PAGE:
Debt collectors ask a lot of questions. How much information should you “share” with debt collectors? How many questions should you answer? It all depends on what you’re trying to do and where in the process you are. This video should help you figure out what you need to say, when, and to whom.
Should I talk to a Debt Collector? What Should I Say
If you are being called or harassed by a debt collector, one of the purposes of that debt collector is to get you to talk. Should you? This is going to depend on whether you have anything to say.
Debt Collectors Target Struggling People
As I have mentioned before, the debt collection business is targeted at distressed people. The debt collectors already know you don’t have much money, and they know you probably have other people trying to get money from you. Their job is not to force you to pay somebody—it’s to force you to pay them. Another way to put that is that they are not competing with you—they’re competing with other debt collectors. You are the football in a game between the debt collectors, the string in a game of tug of war. Does that make sense?
Silence Can Be Golden when Dealing with Collections
The job of the debt collector is to get you to pay them instead of someone else. They can do this either by annoying you so much that you pay them to get them off the phone or by establishing a sympathetic connection to you so you gladly do it for the voice on the other end of the line. Both of these methods involve keeping you on the phone and the connection open, and neither of these methods is directed at your well-being. Also, if they can get you to reveal information about your job or bank, or any kind of assets you have, they can improve their chances of making you pay against your will. So unless you have your own purpose for communicating, you shouldn’t do it.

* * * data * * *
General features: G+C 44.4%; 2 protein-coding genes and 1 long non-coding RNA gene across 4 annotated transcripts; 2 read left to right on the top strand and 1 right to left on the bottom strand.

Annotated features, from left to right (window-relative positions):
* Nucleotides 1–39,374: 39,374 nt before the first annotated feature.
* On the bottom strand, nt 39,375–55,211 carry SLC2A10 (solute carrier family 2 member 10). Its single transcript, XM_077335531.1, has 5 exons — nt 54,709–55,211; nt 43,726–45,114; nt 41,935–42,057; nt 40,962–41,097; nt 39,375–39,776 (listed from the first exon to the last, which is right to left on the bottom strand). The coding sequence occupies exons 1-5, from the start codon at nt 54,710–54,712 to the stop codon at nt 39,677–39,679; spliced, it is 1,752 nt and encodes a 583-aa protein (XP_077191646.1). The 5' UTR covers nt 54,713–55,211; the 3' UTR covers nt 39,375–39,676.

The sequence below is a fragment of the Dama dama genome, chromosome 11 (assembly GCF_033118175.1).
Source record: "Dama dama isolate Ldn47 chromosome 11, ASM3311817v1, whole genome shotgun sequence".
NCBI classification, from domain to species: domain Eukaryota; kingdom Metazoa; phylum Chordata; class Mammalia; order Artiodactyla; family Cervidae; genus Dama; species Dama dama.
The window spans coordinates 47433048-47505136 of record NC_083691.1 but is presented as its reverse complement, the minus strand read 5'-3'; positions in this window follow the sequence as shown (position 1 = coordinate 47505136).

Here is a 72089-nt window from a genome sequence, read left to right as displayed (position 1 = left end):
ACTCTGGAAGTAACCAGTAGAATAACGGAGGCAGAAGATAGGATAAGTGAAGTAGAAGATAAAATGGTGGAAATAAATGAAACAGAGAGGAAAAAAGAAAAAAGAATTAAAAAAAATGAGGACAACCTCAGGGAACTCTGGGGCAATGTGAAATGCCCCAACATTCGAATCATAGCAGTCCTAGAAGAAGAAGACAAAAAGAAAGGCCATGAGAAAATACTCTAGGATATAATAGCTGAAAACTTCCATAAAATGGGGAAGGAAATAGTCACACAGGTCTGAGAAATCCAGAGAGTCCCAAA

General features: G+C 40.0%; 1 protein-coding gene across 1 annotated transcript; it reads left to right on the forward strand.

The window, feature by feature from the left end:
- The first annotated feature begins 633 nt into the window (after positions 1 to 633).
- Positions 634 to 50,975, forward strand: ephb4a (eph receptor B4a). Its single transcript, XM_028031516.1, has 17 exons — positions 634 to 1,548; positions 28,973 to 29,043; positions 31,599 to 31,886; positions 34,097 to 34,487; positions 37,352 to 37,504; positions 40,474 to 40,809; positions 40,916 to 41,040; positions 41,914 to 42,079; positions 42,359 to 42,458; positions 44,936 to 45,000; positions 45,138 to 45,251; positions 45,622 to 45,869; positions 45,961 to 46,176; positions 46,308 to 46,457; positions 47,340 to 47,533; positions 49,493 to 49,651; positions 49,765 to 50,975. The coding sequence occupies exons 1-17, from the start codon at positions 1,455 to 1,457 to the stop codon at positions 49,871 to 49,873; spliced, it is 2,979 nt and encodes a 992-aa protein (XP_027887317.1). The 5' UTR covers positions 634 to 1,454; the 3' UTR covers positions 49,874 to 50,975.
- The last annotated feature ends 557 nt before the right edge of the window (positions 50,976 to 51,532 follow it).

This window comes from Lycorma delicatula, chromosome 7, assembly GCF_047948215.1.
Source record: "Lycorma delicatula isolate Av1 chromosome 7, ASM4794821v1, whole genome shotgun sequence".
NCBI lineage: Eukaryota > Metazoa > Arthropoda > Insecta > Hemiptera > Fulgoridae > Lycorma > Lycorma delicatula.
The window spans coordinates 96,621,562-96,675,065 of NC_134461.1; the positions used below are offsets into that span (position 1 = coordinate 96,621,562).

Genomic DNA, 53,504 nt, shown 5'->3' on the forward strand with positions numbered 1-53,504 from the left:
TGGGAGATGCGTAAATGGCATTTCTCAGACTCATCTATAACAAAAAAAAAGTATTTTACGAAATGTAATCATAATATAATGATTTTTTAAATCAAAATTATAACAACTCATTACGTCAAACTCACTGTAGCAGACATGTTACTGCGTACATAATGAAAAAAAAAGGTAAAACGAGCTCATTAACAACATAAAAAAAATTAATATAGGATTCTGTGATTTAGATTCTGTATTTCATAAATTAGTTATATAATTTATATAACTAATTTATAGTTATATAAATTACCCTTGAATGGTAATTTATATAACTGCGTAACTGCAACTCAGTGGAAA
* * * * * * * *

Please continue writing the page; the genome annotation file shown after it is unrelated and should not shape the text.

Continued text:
Sometimes it Makes Sense to Talk to Collectors
What might be a good reason for you to communicate? Well, because you want something tangible from the debt collector to whom you are speaking. You could want them to reduce interest rates, waive penalties, agree not to give information on your debt to the credit reporting agencies, or any number of actual, materially beneficial things. If you’re hoping to get a friendly voice or understanding, a debt collector is the wrong person to talk to: they already understand everything they want to know about your situation. Talk to someone else for that.
Negotiate—And Get It in Writing
Don’t be afraid to negotiate. You can ask for anything from them, and in most cases the debt collector could give you anything you might request. So be bold. If you want to settle for ten cents on the dollar, you can ask. They may laugh—but laughter is just a part of the negotiation and doesn’t mean they won’t do it. And if they agree to do anything, you must get the agreement in writing. In a practical sense, it doesn’t count if you don’t get it in writing. You won’t be able to prove it, and in some cases an oral “modification” would not even be legally recognizable even if you could prove it. It must be in writing.
They’ll want something in return. An immediate payment, an agreement to pay by a certain date, something. You can agree to this if you can do it, but you’re spinning your wheels if you cannot, so it makes sense to limit your promises to things you’re sure you can perform. Don’t over-commit, as this may negate the agreement you reach and will almost certainly increase the number and hostility of the phone calls you are receiving. Remember that the debt collector is keeping records of everything you say (so don’t tell them where you work or bank).
Stop Talking to Collectors When You’ve Said What You Need to Say
And when you run out of reasons to keep talking to the debt collector, make sure that you actually stop talking to them. There is always a price for anything you say – you’re giving them free information that they will use to decide to sue you. Sometimes talking to them is worth that price, but if that changes, you should feel no obligation to keep talking.
This is part 1 of this article. Click here for part 2.